The archbishop of Canterbury put the questions before the king was crowned; and, after he had given his oral responses, he personally swore on the altar that he would keep all his promises.
"Sire, will you grant and keep and by your oath confirm to the people of England the laws and customs given to them by the previous just and god-fearing kings, your ancestors, and especially the laws, customs, and liberties granted to the clergy and people by the glorious king, the sainted Edward, your predecessor?" "I grant and promise them."
"Sire, will you in all your judgments, so far as in you lies, preserve to God and Holy Church, and to the people and clergy, entire peace and concord before God?" "I will preserve them."
"Sire, will you, so far as in you lies, cause justice to be rendered rightly, impartially, and wisely, in compassion and in truth?" "I will do so."
"Sire, do you grant to be held and observed the just laws and customs that the community of your realm shall determine, and will you, so far as in you lies, defend and strengthen them to the honour of God?" "I grant and promise them."
(French) Statutes of the Realm, I, 168
Edward II's coronation oath demonstrates the barons' distrust of Edward from the beginning. Edward was thus compelled to accept an addition to his coronation oath in which the king swore that he would observe 'the rightful laws and the customs which the community of the realm shall determine.' The interpretation of the oath has led to much debate concerning who constituted the 'community of the realm' and how it was to choose or decide.
In their declaration at Boulogne in January 1309, the barons quoted the controversial clause of the coronation oath to reinforce their demand that Gaveston be exiled—the king they said being bound by his oath to obey their decision. I suspect the enemies of Gaveston knew full well they had an ace up their sleeve with these new provisions in the coronation oath. They need only await the proper moment to make their demands. The moment was not long in coming.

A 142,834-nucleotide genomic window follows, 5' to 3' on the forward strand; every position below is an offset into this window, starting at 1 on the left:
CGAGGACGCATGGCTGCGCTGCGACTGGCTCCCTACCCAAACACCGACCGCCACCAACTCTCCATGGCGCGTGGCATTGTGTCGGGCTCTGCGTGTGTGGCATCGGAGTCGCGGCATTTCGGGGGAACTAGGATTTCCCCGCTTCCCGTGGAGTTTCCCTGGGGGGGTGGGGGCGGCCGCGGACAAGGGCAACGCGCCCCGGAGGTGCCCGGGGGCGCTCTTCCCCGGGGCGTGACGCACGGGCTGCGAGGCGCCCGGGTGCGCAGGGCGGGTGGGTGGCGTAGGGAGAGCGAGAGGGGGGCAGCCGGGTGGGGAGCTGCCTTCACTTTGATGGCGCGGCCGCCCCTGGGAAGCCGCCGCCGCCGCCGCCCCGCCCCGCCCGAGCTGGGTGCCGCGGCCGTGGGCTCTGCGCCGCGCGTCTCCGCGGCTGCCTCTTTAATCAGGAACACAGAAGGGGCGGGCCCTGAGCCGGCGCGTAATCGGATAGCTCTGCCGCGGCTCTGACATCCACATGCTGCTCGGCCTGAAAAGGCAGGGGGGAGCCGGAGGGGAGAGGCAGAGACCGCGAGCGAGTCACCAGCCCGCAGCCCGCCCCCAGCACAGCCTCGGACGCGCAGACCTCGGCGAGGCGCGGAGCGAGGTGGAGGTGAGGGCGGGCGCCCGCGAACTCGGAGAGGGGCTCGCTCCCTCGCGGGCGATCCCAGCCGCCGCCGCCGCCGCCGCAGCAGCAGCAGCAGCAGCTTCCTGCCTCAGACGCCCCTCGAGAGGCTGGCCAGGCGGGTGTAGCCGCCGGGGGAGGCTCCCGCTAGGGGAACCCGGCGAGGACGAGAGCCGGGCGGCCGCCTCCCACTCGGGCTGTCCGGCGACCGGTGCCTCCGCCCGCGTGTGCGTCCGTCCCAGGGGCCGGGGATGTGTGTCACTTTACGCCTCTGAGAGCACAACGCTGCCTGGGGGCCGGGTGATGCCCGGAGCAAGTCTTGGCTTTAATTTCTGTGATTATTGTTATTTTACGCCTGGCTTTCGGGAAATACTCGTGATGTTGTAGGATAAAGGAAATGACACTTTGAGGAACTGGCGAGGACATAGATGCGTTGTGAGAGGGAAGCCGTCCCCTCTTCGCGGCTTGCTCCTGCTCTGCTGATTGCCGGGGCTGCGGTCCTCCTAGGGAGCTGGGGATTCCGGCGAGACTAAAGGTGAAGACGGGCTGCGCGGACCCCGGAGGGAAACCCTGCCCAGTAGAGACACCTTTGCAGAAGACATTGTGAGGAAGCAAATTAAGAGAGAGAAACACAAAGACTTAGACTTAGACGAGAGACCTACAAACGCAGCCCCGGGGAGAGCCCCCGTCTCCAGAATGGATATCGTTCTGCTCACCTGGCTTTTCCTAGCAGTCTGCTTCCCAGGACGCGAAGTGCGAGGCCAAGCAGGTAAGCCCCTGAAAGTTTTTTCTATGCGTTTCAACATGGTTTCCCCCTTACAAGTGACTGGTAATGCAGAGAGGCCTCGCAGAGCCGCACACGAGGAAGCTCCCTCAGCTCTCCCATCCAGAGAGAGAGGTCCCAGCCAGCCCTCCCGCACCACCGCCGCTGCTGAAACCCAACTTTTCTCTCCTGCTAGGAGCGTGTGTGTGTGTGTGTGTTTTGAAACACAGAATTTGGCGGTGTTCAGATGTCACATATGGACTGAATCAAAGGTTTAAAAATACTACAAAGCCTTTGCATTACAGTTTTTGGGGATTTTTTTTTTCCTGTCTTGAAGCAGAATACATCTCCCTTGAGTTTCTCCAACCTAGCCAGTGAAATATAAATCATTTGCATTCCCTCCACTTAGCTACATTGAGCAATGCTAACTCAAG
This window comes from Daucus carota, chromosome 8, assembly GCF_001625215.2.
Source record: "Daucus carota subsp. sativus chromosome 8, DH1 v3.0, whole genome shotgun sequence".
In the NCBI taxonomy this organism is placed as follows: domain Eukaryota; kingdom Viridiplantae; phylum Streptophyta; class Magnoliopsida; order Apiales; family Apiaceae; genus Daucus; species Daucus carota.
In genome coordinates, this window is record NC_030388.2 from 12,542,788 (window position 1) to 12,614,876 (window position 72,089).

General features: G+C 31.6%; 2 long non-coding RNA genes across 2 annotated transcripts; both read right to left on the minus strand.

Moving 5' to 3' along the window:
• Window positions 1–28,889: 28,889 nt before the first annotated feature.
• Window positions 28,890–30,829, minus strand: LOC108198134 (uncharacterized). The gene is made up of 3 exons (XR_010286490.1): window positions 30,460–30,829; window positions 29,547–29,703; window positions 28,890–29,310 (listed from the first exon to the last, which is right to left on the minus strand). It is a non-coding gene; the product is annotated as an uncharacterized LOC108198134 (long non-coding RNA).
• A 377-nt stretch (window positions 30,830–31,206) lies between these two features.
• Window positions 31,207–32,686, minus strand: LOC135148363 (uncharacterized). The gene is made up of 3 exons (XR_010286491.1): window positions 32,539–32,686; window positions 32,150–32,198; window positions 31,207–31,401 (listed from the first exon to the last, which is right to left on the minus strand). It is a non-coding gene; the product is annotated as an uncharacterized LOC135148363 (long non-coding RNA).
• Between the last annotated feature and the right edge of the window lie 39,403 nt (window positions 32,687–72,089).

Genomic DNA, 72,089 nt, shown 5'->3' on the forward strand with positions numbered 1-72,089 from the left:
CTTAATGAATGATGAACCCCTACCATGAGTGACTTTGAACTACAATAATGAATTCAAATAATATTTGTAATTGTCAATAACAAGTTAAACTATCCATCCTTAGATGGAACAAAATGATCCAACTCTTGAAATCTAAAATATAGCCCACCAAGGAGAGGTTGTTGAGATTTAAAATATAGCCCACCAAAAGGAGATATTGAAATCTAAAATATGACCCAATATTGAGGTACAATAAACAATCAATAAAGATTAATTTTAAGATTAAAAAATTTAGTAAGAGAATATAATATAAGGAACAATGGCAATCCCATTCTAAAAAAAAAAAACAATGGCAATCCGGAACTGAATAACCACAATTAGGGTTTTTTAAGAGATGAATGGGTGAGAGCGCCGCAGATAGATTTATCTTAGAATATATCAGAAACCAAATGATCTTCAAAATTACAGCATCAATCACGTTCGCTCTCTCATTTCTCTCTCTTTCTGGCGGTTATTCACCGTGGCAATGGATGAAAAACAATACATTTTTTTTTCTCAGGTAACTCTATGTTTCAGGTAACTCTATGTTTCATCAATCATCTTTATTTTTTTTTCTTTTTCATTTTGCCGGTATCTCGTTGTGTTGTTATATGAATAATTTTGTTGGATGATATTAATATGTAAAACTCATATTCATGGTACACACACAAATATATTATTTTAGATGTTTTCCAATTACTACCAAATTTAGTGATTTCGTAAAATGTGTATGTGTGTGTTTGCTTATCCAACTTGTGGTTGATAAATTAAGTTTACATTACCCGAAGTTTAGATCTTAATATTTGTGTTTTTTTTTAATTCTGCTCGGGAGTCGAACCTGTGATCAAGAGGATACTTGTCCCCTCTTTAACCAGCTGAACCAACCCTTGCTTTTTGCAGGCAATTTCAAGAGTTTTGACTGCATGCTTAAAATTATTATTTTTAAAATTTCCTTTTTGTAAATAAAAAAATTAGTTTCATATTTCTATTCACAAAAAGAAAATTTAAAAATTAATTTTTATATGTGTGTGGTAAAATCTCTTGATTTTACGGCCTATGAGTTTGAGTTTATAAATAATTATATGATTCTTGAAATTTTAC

'The doctrine of capacity' declared that homage was not due to the king in person but only to the crown as an institution. The Declaration distinguished between the person and the office of ruler to justify violent opposition to one if it was in the best interests of the other, and stressed the barons' loyalty to the crown.
The Ceremony and Banquet:
The Pauline annalist, claiming to be an eyewitness, gives a vivid impression of Edward’s coronation ceremony. According to his story there was some problem about the barons’ carrying of the regalia of St. Edward by virtue of their “ancient service,” since these were relics that only clergy should handle. As for the choice of Gaveston to carry the crown, this predictably aroused indignation among laymen and clerics alike. The press of people was so great that a strongly constructed internal plaster wall collapsed, bringing down in its wake the high altar together with the royal staging, and crushing to death a certain knight, John de Bakewell, who on account of his reputation as an “enemy” of the monastery was accorded little sympathy by the chronicler. In consequence the ceremonies were concluded with irreverant haste.
The same source records that the subsequent banquet, which continued late into the night, was likewise mismanaged. There was a superabundance of food but insufficient supervision of its distribution. Worse still, the banquet gave occasion for conflict. Gaveston sought to outshine the king himself by appearing in purple garments resplendent with pearls. One of the earls wished to reprove him in public but was urged not to spoil the feast by creating a disturbance. Their day would come, he was told. As for the queen’s uncles, perceiving that the king preferred Gaveston’s couch to that of the queen they returned with great indignation to France.
Haines, King Edward II. McGill-Queen’s University Press, 2003, p. 55